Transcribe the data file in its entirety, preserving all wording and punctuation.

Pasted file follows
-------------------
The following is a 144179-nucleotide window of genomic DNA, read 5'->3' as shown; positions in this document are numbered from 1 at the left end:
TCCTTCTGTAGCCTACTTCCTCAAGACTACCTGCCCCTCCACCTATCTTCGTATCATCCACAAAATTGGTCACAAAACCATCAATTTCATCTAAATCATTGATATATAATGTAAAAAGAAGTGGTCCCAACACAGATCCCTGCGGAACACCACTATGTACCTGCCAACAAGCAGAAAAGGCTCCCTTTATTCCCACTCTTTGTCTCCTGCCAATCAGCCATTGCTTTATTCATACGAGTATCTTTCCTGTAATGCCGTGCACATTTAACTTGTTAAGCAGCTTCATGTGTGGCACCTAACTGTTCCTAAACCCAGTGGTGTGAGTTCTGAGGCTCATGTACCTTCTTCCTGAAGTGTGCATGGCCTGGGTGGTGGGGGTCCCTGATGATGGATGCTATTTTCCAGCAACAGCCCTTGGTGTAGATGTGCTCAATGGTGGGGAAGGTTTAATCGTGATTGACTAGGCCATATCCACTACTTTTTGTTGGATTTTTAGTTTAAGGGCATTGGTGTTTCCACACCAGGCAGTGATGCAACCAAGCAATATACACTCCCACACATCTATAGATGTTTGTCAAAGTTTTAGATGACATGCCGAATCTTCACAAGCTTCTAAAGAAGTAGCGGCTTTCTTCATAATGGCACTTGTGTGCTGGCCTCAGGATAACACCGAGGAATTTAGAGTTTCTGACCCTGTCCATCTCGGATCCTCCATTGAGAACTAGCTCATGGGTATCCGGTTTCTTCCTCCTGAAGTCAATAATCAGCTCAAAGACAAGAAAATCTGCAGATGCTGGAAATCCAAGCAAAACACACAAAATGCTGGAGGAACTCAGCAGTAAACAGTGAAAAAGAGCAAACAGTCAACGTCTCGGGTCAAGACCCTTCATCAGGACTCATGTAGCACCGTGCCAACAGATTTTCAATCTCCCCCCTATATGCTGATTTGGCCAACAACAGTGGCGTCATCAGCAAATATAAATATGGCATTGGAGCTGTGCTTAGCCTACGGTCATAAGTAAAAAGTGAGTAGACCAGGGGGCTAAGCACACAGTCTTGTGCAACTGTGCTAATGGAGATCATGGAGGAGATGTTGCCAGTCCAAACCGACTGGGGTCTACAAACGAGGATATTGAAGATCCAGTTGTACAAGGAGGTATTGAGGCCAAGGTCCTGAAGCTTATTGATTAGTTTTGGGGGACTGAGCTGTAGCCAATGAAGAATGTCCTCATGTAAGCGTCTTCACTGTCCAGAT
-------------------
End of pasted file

The following is a 144179-nucleotide window of genomic DNA, read 5'->3' as shown; positions in this document are numbered from 1 at the left end:
TCCTTCTGTAGCCTACTTCCTCAAGACTACCTGCCCCTCCACCTATCTTCGTATCATCCACAAAATTGGTCACAAAACCATCAATTTCATCTAAATCATTGATATATAATGTAAAAAGAAGTGGTCCCAACACAGATCCCTGCGGAACACCACTATGTACCTGCCAACAAGCAGAAAAGGCTCCCTTTATTCCCACTCTTTGTCTCCTGCCAATCAGCCATTGCTTTATTCATACGAGTATCTTTCCTGTAATGCCGTGCACATTTAACTTGTTAAGCAGCTTCATGTGTGGCACCTAACTGTTCCTAAACCCAGTGGTGTGAGTTCTGAGGCTCATGTACCTTCTTCCTGAAGTGTGCATGGCCTGGGTGGTGGGGGTCCCTGATGATGGATGCTATTTTCCAGCAACAGCCCTTGGTGTAGATGTGCTCAATGGTGGGGAAGGTTTAATCGTGATTGACTAGGCCATATCCACTACTTTTTGTTGGATTTTTAGTTTAAGGGCATTGGTGTTTCCACACCAGGCAGTGATGCAACCAAGCAATATACACTCCCACACATCTATAGATGTTTGTCAAAGTTTTAGATGACATGCCGAATCTTCACAAGCTTCTAAAGAAGTAGCGGCTTTCTTCATAATGGCACTTGTGTGCTGGCCTCAGGATAACACCGAGGAATTTAGAGTTTCTGACCCTGTCCATCTCGGATCCTCCATTGAGAACTAGCTCATGGGTATCCGGTTTCTTCCTCCTGAAGTCAATAATCAGCTCAAAGACAAGAAAATCTGCAGATGCTGGAAATCCAAGCAAAACACACAAAATGCTGGAGGAACTCAGCAGTAAACAGTGAAAAAGAGCAAACAGTCAACGTCTCGGGTCAAGACCCTTCATCAGGACTCATGTAGCACCGTGCCAACAGATTTTCAATCTCCCCCCTATATGCTGATTTGGCCAACAACAGTGGCGTCATCAGCAAATATAAATATGGCATTGGAGCTGTGCTTAGCCTACGGTCATAAGTAAAAAGTGAGTAGACCAGGGGGCTAAGCACACAGTCTTGTGCAACTGTGCTAATGGAGATCATGGAGGAGATGTTGCCAGTCCAAACCGACTGGGGTCTACAAACGAGGATATTGAAGATCCAGTTGTACAAGGAGGTATTGAGGCCAAGGTCCTGAAGCTTATTGATTAGTTTTGGGGGACTGAGCTGTAGCCAATGAAGAATGTCCTCATGTAAGCGTCTTCACTGTCCAGAT